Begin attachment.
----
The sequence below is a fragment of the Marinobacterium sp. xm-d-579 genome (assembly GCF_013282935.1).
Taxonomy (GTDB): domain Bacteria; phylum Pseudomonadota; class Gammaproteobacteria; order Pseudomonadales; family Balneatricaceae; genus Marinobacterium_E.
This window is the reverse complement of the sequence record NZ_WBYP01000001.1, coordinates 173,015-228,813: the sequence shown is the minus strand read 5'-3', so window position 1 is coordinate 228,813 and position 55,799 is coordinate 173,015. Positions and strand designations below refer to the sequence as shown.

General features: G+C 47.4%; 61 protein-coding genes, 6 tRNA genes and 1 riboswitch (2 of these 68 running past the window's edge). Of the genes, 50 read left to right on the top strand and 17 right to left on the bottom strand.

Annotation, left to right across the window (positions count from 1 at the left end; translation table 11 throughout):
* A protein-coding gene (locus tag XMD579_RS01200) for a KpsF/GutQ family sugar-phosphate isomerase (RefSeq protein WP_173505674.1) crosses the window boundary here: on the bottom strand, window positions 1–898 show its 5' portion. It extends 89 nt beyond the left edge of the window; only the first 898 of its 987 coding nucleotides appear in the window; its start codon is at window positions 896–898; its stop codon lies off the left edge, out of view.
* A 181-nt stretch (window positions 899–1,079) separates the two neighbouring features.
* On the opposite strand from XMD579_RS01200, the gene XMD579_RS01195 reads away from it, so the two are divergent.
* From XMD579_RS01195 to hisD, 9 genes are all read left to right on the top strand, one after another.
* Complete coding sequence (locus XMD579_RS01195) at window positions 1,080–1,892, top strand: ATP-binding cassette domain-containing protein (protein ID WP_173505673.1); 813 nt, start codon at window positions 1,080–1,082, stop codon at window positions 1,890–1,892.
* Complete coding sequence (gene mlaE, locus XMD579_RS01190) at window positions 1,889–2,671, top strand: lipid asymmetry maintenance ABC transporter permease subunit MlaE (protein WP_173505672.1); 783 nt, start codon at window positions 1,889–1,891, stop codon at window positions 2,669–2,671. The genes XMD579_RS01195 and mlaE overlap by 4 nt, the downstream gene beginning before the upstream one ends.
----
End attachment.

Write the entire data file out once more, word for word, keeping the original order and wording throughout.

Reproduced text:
The sequence below is a fragment of the Marinobacterium sp. xm-d-579 genome (assembly GCF_013282935.1).
Taxonomy (GTDB): domain Bacteria; phylum Pseudomonadota; class Gammaproteobacteria; order Pseudomonadales; family Balneatricaceae; genus Marinobacterium_E.
This window is the reverse complement of the sequence record NZ_WBYP01000001.1, coordinates 173,015-228,813: the sequence shown is the minus strand read 5'-3', so window position 1 is coordinate 228,813 and position 55,799 is coordinate 173,015. Positions and strand designations below refer to the sequence as shown.

General features: G+C 47.4%; 61 protein-coding genes, 6 tRNA genes and 1 riboswitch (2 of these 68 running past the window's edge). Of the genes, 50 read left to right on the top strand and 17 right to left on the bottom strand.

Annotation, left to right across the window (positions count from 1 at the left end; translation table 11 throughout):
* A protein-coding gene (locus tag XMD579_RS01200) for a KpsF/GutQ family sugar-phosphate isomerase (RefSeq protein WP_173505674.1) crosses the window boundary here: on the bottom strand, window positions 1–898 show its 5' portion. It extends 89 nt beyond the left edge of the window; only the first 898 of its 987 coding nucleotides appear in the window; its start codon is at window positions 896–898; its stop codon lies off the left edge, out of view.
* A 181-nt stretch (window positions 899–1,079) separates the two neighbouring features.
* On the opposite strand from XMD579_RS01200, the gene XMD579_RS01195 reads away from it, so the two are divergent.
* From XMD579_RS01195 to hisD, 9 genes are all read left to right on the top strand, one after another.
* Complete coding sequence (locus XMD579_RS01195) at window positions 1,080–1,892, top strand: ATP-binding cassette domain-containing protein (protein ID WP_173505673.1); 813 nt, start codon at window positions 1,080–1,082, stop codon at window positions 1,890–1,892.
* Complete coding sequence (gene mlaE, locus XMD579_RS01190) at window positions 1,889–2,671, top strand: lipid asymmetry maintenance ABC transporter permease subunit MlaE (protein WP_173505672.1); 783 nt, start codon at window positions 1,889–1,891, stop codon at window positions 2,669–2,671. The genes XMD579_RS01195 and mlaE overlap by 4 nt, the downstream gene beginning before the upstream one ends.